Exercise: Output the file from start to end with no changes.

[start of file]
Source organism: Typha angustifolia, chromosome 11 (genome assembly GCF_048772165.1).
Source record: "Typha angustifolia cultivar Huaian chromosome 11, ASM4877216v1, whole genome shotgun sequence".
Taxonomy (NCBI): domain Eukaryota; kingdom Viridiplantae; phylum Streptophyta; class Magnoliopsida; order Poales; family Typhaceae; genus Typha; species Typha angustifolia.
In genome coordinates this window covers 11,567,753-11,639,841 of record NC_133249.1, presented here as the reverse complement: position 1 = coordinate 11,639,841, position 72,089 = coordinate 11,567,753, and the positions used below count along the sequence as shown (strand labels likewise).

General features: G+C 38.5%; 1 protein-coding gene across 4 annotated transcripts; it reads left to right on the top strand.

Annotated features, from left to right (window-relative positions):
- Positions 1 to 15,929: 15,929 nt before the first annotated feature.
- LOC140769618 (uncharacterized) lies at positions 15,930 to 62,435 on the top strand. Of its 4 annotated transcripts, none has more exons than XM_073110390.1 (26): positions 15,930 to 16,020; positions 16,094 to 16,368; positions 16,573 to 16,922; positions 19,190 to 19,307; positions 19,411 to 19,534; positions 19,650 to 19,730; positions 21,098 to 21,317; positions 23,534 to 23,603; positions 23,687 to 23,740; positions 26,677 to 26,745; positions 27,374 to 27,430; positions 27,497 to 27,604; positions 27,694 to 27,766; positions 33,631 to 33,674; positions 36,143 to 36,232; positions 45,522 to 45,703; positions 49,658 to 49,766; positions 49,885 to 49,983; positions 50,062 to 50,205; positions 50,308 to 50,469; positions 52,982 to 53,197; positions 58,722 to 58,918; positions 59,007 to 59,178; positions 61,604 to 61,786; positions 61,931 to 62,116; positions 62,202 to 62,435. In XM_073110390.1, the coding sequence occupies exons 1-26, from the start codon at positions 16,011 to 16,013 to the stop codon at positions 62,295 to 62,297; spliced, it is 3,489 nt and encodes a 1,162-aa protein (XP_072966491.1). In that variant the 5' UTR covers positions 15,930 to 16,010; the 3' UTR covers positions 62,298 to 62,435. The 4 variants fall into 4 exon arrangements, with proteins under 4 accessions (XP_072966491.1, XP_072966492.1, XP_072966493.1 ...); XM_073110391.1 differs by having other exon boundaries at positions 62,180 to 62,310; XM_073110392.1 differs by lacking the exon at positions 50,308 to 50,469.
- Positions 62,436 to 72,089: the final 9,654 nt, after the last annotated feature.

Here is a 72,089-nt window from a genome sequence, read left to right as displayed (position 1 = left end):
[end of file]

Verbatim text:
Source organism: Typha angustifolia, chromosome 11 (genome assembly GCF_048772165.1).
Source record: "Typha angustifolia cultivar Huaian chromosome 11, ASM4877216v1, whole genome shotgun sequence".
Taxonomy (NCBI): domain Eukaryota; kingdom Viridiplantae; phylum Streptophyta; class Magnoliopsida; order Poales; family Typhaceae; genus Typha; species Typha angustifolia.
In genome coordinates this window covers 11,567,753-11,639,841 of record NC_133249.1, presented here as the reverse complement: position 1 = coordinate 11,639,841, position 72,089 = coordinate 11,567,753, and the positions used below count along the sequence as shown (strand labels likewise).

General features: G+C 38.5%; 1 protein-coding gene across 4 annotated transcripts; it reads left to right on the top strand.

Annotated features, from left to right (window-relative positions):
- Positions 1 to 15,929: 15,929 nt before the first annotated feature.
- LOC140769618 (uncharacterized) lies at positions 15,930 to 62,435 on the top strand. Of its 4 annotated transcripts, none has more exons than XM_073110390.1 (26): positions 15,930 to 16,020; positions 16,094 to 16,368; positions 16,573 to 16,922; positions 19,190 to 19,307; positions 19,411 to 19,534; positions 19,650 to 19,730; positions 21,098 to 21,317; positions 23,534 to 23,603; positions 23,687 to 23,740; positions 26,677 to 26,745; positions 27,374 to 27,430; positions 27,497 to 27,604; positions 27,694 to 27,766; positions 33,631 to 33,674; positions 36,143 to 36,232; positions 45,522 to 45,703; positions 49,658 to 49,766; positions 49,885 to 49,983; positions 50,062 to 50,205; positions 50,308 to 50,469; positions 52,982 to 53,197; positions 58,722 to 58,918; positions 59,007 to 59,178; positions 61,604 to 61,786; positions 61,931 to 62,116; positions 62,202 to 62,435. In XM_073110390.1, the coding sequence occupies exons 1-26, from the start codon at positions 16,011 to 16,013 to the stop codon at positions 62,295 to 62,297; spliced, it is 3,489 nt and encodes a 1,162-aa protein (XP_072966491.1). In that variant the 5' UTR covers positions 15,930 to 16,010; the 3' UTR covers positions 62,298 to 62,435. The 4 variants fall into 4 exon arrangements, with proteins under 4 accessions (XP_072966491.1, XP_072966492.1, XP_072966493.1 ...); XM_073110391.1 differs by having other exon boundaries at positions 62,180 to 62,310; XM_073110392.1 differs by lacking the exon at positions 50,308 to 50,469.
- Positions 62,436 to 72,089: the final 9,654 nt, after the last annotated feature.

Here is a 72,089-nt window from a genome sequence, read left to right as displayed (position 1 = left end):